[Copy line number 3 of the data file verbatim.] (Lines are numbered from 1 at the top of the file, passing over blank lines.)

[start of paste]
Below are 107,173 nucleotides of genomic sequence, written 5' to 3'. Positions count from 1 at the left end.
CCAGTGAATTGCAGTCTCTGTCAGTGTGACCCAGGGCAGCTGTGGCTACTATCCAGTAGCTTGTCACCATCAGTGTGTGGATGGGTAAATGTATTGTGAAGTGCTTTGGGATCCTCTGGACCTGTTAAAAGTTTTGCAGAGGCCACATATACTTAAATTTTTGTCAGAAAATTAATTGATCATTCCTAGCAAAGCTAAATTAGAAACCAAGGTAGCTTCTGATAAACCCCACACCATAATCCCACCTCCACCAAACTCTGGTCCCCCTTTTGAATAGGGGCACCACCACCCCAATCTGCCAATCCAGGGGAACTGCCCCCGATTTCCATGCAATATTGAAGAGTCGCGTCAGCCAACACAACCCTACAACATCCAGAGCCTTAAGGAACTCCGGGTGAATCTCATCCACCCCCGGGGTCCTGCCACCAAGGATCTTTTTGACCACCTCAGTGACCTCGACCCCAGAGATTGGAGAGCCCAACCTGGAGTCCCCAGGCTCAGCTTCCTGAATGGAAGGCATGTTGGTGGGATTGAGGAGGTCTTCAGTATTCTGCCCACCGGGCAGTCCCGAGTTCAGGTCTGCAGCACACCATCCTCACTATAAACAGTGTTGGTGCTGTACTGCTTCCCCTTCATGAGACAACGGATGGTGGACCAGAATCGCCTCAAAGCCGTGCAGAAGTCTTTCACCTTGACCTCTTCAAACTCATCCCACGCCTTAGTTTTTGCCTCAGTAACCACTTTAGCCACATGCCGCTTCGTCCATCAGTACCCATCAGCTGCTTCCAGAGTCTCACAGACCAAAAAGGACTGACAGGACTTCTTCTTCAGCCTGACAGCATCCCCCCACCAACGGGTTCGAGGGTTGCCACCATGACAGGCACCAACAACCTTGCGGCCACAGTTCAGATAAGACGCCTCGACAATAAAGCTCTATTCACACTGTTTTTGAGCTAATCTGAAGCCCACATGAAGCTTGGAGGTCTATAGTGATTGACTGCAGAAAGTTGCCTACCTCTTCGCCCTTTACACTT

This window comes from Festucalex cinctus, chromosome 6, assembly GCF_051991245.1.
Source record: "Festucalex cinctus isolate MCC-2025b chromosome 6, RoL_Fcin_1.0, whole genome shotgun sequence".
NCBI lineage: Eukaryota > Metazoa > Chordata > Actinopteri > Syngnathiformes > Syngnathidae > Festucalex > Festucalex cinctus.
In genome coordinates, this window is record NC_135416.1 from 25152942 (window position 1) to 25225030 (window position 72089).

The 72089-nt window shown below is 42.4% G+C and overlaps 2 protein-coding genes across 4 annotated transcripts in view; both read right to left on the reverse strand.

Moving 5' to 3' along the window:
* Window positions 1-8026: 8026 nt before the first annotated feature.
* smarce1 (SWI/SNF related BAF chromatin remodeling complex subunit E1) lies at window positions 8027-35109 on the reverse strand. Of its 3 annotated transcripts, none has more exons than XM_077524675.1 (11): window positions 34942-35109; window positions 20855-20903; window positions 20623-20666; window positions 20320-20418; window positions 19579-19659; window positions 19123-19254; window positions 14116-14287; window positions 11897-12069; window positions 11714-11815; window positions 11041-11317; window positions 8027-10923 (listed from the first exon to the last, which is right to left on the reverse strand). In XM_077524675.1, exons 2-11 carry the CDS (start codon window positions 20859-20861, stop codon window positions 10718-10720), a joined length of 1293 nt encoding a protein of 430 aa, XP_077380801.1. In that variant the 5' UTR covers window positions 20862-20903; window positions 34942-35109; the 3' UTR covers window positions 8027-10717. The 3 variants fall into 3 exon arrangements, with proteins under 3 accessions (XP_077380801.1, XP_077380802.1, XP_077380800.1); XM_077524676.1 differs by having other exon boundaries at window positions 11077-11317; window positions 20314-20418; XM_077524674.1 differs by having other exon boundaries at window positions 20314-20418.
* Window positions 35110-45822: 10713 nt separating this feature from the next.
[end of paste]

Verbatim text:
This window comes from Festucalex cinctus, chromosome 6, assembly GCF_051991245.1.